Great Hainan Business Class Fares From New York To China

Hainan is China’s Skytrax 5-star airline, and while I don’t put too much weight into those rankings, I was very pleasantly surprised by my flights with them last year from Los Angeles to Changsha and back. While the airline is based in Beijing, due to China’s “one route, one Chinese airline” policy, much of their expansion lately has been out of other markets.

What makes Hainan especially interesting to the miles & points community is that they’re a partner with Alaska Mileage Plan, so you can earn lots of miles for flying with them.

At the moment Hainan has a fare sale, where you can fly from New York to Chengdu or Chongqing for $2,188 roundtrip. Hainan is launching both of these routes in October, so this is a great opportunity to try a new route. The basics of the promotion are as follows:

  • Valid for tickets booked through November 30, 2017
  • Valid for travel to Chengdu between October 26, 2017, and March 24, 2018, and valid for travel to Chongqing between October 20, 2017, and March 31, 2018
  • There’s a three night minimum stay and three month maximum stay

Availability is pretty good with this fare, and business class tickets book into the “R” fare class.

Those are solid fares, though not that remarkable as such. However, the great thing is how many Alaska Mileage Plan miles you can earn for these fares.

Hainan tickets booked in the “R” fare class earn 200% elite qualifying and redeemable miles with Alaska, meaning a roundtrip ticket would earn you over 30,000 elite qualifying and redeemable miles. If you’re an MVP Gold 75K member you earn a 125% redeemable miles bonus on the base miles earned, meaning you’d earn nearly 50,000 redeemable miles. If you value those at close to two cents each, that’s like getting almost $1,000 worth of miles on these tickets.

When I flew Hainan’s 787-8, the plane just had forward facing fully flat business class seats.

Hainan-Airlines-Business-Class-787 - 1

These routes are operated by 787-9s, and at this point a couple of those planes have Hainan’s new reverse herringbone business class, which looks great. Unfortunately getting that product isn’t a guarantee, though.

If you’re looking to travel to China in business class at a good fare on what I’d consider to be China’s best airline, and if you’d like to earn a ton of Alaska miles in the process, this is a really solid deal.

(Tip of the hat to qupasyd)

Comments

  1. Intriguing. Just hit MVP so this would push me up to MVP Gold, which considering all the last minute things that pop up with work, is huge for the free changes/cancellations personally. I’m usually averse to flying with a Chinese airline but seems like Hainan gets good reviews from multiple people who have experienced their product.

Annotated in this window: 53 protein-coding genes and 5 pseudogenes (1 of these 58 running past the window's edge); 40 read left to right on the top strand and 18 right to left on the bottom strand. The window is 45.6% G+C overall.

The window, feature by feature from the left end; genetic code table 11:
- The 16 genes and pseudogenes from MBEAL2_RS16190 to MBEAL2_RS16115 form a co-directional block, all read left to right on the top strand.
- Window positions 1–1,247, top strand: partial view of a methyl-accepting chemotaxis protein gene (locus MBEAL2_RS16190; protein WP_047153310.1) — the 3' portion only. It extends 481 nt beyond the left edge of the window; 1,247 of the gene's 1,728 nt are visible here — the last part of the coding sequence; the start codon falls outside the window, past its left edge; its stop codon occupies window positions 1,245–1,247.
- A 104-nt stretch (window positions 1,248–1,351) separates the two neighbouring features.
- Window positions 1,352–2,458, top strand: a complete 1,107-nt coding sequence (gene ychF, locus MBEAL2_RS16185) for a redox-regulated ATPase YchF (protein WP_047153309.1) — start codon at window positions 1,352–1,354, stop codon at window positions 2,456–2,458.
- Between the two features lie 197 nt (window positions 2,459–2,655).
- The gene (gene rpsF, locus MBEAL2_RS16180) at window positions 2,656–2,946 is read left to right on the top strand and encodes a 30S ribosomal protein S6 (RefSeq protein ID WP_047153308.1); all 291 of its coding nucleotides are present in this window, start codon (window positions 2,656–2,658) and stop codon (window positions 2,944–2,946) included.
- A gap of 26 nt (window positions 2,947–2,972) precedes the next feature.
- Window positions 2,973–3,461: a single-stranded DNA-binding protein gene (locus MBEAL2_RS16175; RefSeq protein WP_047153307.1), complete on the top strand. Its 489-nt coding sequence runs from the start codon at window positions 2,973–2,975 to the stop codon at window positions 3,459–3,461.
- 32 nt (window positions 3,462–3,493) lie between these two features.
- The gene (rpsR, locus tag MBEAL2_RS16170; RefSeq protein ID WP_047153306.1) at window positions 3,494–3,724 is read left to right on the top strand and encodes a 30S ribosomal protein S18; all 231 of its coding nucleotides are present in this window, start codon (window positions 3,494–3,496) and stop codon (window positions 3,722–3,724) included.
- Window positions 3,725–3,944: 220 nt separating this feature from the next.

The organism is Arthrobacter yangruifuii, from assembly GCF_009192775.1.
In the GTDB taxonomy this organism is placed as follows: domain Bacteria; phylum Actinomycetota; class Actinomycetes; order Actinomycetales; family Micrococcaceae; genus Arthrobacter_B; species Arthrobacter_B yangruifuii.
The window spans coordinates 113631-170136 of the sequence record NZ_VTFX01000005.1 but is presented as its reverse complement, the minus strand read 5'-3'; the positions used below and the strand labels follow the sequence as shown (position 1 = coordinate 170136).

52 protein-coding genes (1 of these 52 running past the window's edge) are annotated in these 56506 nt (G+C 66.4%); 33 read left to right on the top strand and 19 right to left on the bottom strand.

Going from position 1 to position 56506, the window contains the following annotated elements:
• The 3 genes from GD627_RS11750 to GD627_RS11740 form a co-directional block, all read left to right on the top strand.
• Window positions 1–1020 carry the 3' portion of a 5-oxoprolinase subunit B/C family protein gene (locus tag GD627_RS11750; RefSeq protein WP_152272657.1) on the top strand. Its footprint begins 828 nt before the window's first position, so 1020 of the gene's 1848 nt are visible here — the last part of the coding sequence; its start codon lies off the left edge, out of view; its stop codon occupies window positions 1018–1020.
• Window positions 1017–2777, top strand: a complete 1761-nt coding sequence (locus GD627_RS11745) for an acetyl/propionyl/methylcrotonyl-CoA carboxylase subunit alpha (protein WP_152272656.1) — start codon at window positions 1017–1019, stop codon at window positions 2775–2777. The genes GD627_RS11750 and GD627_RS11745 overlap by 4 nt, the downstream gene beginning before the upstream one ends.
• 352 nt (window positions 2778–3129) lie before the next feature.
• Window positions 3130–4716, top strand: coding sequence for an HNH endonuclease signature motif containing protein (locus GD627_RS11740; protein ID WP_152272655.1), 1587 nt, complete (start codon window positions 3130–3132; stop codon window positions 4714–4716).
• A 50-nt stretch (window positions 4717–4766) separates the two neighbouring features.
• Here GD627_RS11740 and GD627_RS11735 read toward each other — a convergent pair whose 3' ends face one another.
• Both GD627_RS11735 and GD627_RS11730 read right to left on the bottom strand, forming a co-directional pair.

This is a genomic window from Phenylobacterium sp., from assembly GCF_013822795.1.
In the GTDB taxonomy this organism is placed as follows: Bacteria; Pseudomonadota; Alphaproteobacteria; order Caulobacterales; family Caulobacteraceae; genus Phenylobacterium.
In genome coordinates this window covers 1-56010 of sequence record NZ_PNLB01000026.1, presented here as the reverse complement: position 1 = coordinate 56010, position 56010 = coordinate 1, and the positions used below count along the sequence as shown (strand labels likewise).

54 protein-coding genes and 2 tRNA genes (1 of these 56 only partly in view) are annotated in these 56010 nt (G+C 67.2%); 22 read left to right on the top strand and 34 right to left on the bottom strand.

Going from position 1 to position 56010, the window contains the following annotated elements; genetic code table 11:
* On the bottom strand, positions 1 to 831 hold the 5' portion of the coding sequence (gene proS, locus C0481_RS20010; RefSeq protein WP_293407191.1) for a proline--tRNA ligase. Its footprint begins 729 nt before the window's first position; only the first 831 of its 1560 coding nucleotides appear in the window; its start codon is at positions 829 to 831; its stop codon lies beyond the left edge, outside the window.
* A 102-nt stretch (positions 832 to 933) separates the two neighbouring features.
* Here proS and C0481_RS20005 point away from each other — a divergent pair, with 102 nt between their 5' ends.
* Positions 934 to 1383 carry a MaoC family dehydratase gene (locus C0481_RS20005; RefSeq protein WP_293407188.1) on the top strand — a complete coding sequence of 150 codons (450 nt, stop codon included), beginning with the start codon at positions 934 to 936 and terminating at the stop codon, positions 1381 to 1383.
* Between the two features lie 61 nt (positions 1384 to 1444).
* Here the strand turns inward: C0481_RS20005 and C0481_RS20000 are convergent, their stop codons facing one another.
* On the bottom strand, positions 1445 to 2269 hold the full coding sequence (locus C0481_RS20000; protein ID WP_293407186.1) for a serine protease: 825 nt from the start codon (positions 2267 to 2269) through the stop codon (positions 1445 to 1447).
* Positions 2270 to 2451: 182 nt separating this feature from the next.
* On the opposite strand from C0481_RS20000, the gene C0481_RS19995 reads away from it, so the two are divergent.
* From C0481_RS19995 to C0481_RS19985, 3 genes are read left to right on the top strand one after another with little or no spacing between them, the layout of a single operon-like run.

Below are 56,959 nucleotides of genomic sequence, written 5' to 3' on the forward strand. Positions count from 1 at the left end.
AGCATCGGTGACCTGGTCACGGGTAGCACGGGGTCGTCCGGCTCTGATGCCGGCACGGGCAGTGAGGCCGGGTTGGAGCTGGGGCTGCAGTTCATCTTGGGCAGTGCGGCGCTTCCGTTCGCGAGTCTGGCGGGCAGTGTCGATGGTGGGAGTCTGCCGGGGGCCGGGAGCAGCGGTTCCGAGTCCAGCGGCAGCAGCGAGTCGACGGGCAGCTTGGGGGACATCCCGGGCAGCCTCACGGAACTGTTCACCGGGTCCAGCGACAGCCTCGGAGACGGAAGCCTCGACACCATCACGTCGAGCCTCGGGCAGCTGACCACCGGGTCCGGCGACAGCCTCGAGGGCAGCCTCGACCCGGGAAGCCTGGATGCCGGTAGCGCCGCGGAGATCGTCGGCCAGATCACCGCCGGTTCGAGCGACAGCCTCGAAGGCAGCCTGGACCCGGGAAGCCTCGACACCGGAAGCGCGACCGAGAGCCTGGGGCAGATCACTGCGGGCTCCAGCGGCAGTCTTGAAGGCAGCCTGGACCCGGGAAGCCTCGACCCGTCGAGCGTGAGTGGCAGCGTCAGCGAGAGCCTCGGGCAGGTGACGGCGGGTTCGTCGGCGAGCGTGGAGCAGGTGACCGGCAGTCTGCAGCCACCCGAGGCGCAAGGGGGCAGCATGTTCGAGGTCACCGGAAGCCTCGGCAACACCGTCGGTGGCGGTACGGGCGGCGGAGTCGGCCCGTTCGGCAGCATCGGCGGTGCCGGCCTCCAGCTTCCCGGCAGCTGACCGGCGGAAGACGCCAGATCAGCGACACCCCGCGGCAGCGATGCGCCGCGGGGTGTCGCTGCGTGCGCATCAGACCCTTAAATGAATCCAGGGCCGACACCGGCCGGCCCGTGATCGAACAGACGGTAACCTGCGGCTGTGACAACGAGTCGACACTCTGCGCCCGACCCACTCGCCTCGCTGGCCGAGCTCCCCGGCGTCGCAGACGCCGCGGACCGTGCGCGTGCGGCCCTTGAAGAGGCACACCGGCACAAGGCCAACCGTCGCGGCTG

2. One route, one Chinese airline policy? You’re wrong as always.

    Hainan airlines is a Skytrax 5 star airline? I don’t put too much weight into those rankings.

    Qatar / Cathay Pacific is a Skytrax 5 star airline? Great ranking!

    Interesting opinions from you, as always, LOL….

  3. Can you give details how you got the 50000 thousand Alaskan miles. It’s trivial, but seems rather unbelievable to me

  4. Go for it if safety is a low priority. Having recently flow them and witnessing a passenger coming out the toilet during take off, at least 50 seats in my cabin being reclined for landing and people not told to put them upright by the lax crew and children jumping on seats during landing. You pays your money you takes your chances.

  5. Go for it if safety is a low priority. Having recently flow them and witnessing a passenger coming out the toilet during take off, at least 50 seats in my cabin being reclined for landing and people not told to put them upright by the lax crew and children jumping on seats during landing. You pays your money you takes your chances.

  6. Kobe, china’s policy to minimize competition in its long haul flights is a published goal by Beijing. Look it up.

  7. Skytrax 5 Star rating is a joke – I recently flew (Paris to China) with Hainan and there was no running water in the economy class wash-basins for the entire flight. Admittedly, a small supply of wet towels were eventually left in the toilets for those who wished to wipe their hands after using the toilets. If you just wanted to forget basic hygiene and instead drown your sorrows with one of the spirits listed on the economy class menu, the cabin attendants gestured not to understand. It was only when we attempted to explain by starting to produce an actual menu (with the obvious intention of pointing to the relevant Mandarin section) that English language comprehension immediately returned and (meagre measured) drinks were produced from the Business Class cabin. When are we going to get a proper investigation into all this 5 Star Airline rating NONESENSE?

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